This one has more of a “high-tech/city world vs. wilderness/old world ways” vibe to it. We see Mike working in some computer firm and living in a very modern apartment as compared to the small, lakeside village where he spent his youth with his grandpa. The evil spirit witch with her white mask and long, stringy white hair is very creepy when she pops up throughout the movie. First seen fighting Mike underwater as he’s frolicking in a swimming pool, then again hovering outside his window later that night, and many other little out of the way places. Truly creepy and well-placed in the background during certain scenes. There are some unintended laughs when Mike wrestles and kills a bear, clearly a guy in a bear suit at times. Things get hokey as Mike is able to zap spirit owls with his grandpa’s walking stick like Harry Potter. There is a cool bridge scene and some freaky zombie-like tribespeople ambling around in the dark. And again that damned white witch creeps me out with her well-timed appearances that help keep the atmosphere spooky in what feels, at times, like a made-for-TV, supernatural chase movie, which makes sense as both directors George McCowan and Daryl Duke have numerous TV credits listed on their resumes. 

Nightwing packs a better punch and carries a bigger coup stick than Shadow of the Hawk but both of these Columbia Pictures releases are worth a watch. I was pleasantly surprised by this Blu-ray double feature of Native American-themed, supernatural spookers. Both have decent special effects for the time but both have their drawbacks as well. There are some cliched aspects and both get a little hokey towards their endings but that’s okay as I did indeed enjoy seeing some of those old myths and legends interpreted in spooky, atmospheric ways. These two do lack any real terror or gore which make them perfect for light Halloween viewing. It’s too bad there are no extras or special features on this release, it would have been great fun to get a look behind the scenes and at the making of these two lesser-known horror thrillers.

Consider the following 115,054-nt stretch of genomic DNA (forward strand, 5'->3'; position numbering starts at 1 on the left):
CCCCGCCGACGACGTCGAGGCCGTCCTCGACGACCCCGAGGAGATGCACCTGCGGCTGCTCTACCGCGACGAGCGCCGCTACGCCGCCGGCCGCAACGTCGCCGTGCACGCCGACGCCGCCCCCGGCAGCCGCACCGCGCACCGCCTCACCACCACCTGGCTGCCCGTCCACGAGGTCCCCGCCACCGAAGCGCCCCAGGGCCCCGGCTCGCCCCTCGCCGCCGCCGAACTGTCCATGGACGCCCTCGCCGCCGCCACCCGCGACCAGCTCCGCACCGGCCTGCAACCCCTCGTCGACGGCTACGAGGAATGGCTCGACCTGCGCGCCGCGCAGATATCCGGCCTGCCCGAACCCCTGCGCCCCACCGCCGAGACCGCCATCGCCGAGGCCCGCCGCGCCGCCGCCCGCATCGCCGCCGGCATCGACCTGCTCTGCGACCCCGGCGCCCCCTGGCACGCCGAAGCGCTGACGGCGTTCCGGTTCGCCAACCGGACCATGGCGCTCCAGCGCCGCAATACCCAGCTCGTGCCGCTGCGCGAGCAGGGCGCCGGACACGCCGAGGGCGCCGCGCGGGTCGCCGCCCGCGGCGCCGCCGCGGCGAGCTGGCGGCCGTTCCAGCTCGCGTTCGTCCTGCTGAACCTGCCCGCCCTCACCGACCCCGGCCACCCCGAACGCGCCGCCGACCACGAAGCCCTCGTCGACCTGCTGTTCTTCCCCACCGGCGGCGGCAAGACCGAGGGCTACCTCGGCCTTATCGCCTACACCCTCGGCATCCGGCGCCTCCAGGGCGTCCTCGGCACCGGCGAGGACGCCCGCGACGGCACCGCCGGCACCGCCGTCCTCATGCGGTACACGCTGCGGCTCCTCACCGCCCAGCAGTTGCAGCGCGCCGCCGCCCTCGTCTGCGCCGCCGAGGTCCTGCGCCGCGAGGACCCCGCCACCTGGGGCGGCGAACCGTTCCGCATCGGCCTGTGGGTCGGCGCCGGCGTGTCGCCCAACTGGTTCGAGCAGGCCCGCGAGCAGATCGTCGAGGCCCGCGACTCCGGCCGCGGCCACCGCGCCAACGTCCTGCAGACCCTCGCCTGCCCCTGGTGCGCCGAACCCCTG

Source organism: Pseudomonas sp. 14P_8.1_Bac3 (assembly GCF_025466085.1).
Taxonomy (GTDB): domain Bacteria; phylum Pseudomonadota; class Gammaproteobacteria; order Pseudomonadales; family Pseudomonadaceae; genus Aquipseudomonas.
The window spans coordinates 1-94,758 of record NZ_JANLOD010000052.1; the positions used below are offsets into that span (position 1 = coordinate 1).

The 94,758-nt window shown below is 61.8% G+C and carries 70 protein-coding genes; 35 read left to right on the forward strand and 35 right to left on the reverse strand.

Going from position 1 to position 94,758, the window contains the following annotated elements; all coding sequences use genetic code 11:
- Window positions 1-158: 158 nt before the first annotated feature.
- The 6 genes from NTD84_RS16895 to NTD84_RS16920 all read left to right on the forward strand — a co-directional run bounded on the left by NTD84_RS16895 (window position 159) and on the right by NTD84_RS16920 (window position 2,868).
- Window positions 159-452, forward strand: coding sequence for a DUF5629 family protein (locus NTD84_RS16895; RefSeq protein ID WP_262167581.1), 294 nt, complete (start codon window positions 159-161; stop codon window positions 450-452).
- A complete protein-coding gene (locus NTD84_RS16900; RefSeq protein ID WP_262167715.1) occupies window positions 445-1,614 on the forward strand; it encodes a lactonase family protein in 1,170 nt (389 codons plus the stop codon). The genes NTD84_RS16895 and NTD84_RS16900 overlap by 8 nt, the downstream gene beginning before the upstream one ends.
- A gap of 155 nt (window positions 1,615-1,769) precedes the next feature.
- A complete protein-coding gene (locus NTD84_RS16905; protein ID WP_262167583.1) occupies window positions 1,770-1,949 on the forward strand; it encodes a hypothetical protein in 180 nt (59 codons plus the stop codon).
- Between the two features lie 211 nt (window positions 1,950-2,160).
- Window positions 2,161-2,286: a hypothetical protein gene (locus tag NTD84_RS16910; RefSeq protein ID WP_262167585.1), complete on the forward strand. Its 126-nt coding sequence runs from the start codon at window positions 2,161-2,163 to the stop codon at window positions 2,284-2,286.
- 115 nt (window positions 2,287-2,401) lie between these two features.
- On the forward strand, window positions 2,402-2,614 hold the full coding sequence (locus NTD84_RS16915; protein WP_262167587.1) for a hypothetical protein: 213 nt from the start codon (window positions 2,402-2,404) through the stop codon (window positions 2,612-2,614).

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Joe Garcia III